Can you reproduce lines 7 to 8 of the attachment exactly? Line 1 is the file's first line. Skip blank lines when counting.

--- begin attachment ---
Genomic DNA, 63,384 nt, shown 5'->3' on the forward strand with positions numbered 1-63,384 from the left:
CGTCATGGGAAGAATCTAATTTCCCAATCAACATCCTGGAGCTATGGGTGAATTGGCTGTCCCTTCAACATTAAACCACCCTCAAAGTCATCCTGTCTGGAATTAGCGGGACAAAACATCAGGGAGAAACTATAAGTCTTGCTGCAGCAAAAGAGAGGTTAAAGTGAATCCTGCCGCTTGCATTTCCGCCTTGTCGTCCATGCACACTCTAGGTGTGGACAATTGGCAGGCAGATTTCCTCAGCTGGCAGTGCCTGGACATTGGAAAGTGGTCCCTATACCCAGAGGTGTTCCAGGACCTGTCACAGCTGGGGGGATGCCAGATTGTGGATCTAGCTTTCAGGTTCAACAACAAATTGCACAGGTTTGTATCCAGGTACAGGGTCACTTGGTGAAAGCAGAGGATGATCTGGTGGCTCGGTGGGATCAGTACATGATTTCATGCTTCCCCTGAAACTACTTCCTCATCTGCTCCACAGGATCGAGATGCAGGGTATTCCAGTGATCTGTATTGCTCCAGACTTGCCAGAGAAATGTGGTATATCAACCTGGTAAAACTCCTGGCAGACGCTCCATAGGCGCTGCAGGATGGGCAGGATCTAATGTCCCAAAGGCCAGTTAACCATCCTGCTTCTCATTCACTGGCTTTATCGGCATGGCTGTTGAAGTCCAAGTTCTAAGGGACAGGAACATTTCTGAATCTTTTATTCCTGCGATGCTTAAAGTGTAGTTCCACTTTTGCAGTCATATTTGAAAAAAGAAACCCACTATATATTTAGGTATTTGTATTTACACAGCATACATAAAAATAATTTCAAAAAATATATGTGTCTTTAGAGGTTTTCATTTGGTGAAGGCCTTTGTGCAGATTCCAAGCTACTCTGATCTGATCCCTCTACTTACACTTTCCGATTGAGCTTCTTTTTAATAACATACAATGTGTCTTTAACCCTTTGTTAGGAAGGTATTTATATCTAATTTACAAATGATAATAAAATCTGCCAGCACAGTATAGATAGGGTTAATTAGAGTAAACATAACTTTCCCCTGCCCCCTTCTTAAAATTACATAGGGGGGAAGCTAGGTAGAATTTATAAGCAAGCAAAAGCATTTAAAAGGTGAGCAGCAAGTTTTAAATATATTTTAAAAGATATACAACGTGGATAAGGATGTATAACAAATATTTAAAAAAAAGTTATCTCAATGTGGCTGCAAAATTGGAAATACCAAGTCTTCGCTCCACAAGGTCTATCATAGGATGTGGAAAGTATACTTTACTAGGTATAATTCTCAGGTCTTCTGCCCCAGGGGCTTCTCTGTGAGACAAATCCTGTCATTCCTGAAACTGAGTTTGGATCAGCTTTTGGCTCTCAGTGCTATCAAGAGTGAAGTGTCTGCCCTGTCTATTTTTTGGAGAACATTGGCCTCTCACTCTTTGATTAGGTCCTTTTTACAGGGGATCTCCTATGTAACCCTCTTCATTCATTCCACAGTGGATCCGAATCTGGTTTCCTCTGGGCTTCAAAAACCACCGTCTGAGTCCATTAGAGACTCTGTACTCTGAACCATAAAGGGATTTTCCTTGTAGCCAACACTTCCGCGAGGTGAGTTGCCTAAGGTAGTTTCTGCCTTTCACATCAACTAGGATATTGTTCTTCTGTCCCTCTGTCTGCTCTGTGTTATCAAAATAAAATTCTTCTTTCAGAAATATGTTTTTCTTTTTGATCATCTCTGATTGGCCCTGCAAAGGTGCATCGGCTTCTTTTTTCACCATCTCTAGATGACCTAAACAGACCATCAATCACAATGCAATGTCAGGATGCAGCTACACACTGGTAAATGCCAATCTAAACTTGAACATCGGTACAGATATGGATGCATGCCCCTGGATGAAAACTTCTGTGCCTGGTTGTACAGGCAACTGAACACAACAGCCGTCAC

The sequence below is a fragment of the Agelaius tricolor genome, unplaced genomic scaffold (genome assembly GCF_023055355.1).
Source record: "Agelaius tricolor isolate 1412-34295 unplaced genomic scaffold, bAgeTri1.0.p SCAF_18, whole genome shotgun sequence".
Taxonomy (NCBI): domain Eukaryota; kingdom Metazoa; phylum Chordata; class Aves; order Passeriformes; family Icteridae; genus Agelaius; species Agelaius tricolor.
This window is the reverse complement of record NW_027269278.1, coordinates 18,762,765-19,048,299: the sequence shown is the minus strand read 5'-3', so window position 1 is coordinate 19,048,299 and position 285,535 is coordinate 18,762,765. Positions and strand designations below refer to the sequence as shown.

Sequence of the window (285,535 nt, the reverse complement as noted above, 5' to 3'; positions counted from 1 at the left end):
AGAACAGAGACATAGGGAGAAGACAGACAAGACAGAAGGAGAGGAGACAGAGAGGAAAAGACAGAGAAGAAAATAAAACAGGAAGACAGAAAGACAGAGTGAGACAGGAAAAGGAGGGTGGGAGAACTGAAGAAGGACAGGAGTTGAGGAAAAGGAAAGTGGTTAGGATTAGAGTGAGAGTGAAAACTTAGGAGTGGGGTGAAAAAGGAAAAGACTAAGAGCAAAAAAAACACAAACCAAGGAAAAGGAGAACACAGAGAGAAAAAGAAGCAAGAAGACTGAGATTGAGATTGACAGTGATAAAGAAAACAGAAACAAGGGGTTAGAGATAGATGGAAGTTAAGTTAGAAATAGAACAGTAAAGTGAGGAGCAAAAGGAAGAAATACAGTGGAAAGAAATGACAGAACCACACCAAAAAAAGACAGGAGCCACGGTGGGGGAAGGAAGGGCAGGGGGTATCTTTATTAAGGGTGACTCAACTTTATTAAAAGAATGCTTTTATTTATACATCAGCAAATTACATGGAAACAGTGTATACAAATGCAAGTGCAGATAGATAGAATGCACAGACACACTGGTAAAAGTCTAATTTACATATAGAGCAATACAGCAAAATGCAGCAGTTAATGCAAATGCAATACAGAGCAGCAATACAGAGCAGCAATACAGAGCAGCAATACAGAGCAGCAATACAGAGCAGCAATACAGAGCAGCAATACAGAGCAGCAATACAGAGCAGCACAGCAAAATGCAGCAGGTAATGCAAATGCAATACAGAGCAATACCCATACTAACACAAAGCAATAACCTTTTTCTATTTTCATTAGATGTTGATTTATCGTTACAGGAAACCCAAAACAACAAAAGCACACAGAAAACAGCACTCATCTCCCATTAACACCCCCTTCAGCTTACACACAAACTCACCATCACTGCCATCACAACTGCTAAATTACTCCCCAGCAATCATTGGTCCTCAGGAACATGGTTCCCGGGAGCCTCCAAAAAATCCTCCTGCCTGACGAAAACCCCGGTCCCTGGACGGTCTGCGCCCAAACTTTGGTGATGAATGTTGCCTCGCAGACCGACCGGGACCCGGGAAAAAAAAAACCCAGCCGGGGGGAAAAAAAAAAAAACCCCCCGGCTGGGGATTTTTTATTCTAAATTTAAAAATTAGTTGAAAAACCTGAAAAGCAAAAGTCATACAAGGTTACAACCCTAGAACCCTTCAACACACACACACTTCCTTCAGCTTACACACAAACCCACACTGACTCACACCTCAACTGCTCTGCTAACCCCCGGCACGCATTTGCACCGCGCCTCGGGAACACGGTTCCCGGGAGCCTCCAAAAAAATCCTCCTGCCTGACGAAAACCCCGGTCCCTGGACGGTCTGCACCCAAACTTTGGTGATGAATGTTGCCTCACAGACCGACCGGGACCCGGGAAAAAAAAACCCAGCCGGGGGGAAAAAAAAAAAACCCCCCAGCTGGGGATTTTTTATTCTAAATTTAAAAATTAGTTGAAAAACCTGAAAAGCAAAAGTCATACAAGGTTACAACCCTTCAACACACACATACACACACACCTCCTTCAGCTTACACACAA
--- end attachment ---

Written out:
Sequence of the window (285,535 nt, the reverse complement as noted above, 5' to 3'; positions counted from 1 at the left end):
AGAACAGAGACATAGGGAGAAGACAGACAAGACAGAAGGAGAGGAGACAGAGAGGAAAAGACAGAGAAGAAAATAAAACAGGAAGACAGAAAGACAGAGTGAGACAGGAAAAGGAGGGTGGGAGAACTGAAGAAGGACAGGAGTTGAGGAAAAGGAAAGTGGTTAGGATTAGAGTGAGAGTGAAAACTTAGGAGTGGGGTGAAAAAGGAAAAGACTAAGAGCAAAAAAAACACAAACCAAGGAAAAGGAGAACACAGAGAGAAAAAGAAGCAAGAAGACTGAGATTGAGATTGACAGTGATAAAGAAAACAGAAACAAGGGGTTAGAGATAGATGGAAGTTAAGTTAGAAATAGAACAGTAAAGTGAGGAGCAAAAGGAAGAAATACAGTGGAAAGAAATGACAGAACCACACCAAAAAAAGACAGGAGCCACGGTGGGGGAAGGAAGGGCAGGGGGTATCTTTATTAAGGGTGACTCAACTTTATTAAAAGAATGCTTTTATTTATACATCAGCAAATTACATGGAAACAGTGTATACAAATGCAAGTGCAGATAGATAGAATGCACAGACACACTGGTAAAAGTCTAATTTACATATAGAGCAATACAGCAAAATGCAGCAGTTAATGCAAATGCAATACAGAGCAGCAATACAGAGCAGCAATACAGAGCAGCAATACAGAGCAGCAATACAGAGCAGCAATACAGAGCAGCAATACAGAGCAGCAATACAGAGCAGCACAGCAAAATGCAGCAGGTAATGCAAATGCAATACAGAGCAATACCCATACTAACACAAAGCAATAACCTTTTTCTATTTTCATTAGATGTTGATTTATCGTTACAGGAAACCCAAAACAACAAAAGCACACAGAAAACAGCACTCATCTCCCATTAACACCCCCTTCAGCTTACACACAAACTCACCATCACTGCCATCACAACTGCTAAATTACTCCCCAGCAATCATTGGTCCTCAGGAACATGGTTCCCGGGAGCCTCCAAAAAATCCTCCTGCCTGACGAAAACCCCGGTCCCTGGACGGTCTGCGCCCAAACTTTGGTGATGAATGTTGCCTCGCAGACCGACCGGGACCCGGGAAAAAAAAAACCCAGCCGGGGGGAAAAAAAAAAAAACCCCCCGGCTGGGGATTTTTTATTCTAAATTTAAAAATTAGTTGAAAAACCTGAAAAGCAAAAGTCATACAAGGTTACAACCCTAGAACCCTTCAACACACACACACTTCCTTCAGCTTACACACAAACCCACACTGACTCACACCTCAACTGCTCTGCTAACCCCCGGCACGCATTTGCACCGCGCCTCGGGAACACGGTTCCCGGGAGCCTCCAAAAAAATCCTCCTGCCTGACGAAAACCCCGGTCCCTGGACGGTCTGCACCCAAACTTTGGTGATGAATGTTGCCTCACAGACCGACCGGGACCCGGGAAAAAAAAACCCAGCCGGGGGGAAAAAAAAAAAACCCCCCAGCTGGGGATTTTTTATTCTAAATTTAAAAATTAGTTGAAAAACCTGAAAAGCAAAAGTCATACAAGGTTACAACCCTTCAACACACACATACACACACACCTCCTTCAGCTTACACACAA